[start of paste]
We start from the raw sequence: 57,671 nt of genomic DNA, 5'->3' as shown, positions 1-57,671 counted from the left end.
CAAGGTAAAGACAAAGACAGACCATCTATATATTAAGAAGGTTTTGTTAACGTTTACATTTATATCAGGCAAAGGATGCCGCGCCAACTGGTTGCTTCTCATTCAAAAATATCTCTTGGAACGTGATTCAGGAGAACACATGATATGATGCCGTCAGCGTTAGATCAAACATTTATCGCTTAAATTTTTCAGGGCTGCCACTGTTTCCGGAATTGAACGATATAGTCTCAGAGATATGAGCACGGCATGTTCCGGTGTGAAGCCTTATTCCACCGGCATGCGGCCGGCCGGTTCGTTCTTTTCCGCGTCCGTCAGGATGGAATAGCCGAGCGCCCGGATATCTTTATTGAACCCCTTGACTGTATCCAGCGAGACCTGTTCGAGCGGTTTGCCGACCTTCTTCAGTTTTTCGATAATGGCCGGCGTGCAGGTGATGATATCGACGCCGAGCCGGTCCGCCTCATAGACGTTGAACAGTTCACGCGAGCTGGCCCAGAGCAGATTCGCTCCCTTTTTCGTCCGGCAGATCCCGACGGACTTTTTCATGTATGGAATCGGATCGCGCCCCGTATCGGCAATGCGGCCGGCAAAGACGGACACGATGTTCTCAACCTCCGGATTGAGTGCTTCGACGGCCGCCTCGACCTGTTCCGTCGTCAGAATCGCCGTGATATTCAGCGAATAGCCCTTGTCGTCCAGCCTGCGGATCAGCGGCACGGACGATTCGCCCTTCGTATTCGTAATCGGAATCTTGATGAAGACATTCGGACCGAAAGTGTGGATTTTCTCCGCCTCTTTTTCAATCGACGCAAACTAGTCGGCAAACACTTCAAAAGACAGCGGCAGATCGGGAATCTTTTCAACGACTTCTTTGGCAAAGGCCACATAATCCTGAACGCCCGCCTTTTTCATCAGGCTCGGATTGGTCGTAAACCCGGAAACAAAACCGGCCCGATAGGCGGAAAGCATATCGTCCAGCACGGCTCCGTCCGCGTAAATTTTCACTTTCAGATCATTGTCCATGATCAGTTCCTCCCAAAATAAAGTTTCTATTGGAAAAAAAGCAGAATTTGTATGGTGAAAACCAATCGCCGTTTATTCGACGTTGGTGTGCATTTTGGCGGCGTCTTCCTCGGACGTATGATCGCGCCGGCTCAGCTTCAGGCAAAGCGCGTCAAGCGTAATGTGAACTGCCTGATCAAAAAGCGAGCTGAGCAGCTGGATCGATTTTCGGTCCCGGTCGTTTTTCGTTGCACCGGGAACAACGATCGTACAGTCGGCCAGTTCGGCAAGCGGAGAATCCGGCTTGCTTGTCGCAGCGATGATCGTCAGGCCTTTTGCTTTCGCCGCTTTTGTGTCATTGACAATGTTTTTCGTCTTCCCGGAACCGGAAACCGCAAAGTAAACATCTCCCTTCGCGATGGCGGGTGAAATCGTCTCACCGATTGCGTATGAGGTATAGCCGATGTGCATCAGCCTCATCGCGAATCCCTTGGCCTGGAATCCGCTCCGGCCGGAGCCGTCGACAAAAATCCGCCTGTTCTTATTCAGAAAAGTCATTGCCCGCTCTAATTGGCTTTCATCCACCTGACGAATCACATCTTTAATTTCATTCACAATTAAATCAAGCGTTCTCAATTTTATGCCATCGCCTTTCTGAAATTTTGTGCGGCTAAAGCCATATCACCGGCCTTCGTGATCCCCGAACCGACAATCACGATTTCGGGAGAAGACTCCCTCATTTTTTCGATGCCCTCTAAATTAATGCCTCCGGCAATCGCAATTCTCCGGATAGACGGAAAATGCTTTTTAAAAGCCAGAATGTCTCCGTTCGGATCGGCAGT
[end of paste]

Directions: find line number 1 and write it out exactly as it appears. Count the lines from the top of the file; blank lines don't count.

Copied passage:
We start from the raw sequence: 57,671 nt of genomic DNA, 5'->3' as shown, positions 1-57,671 counted from the left end.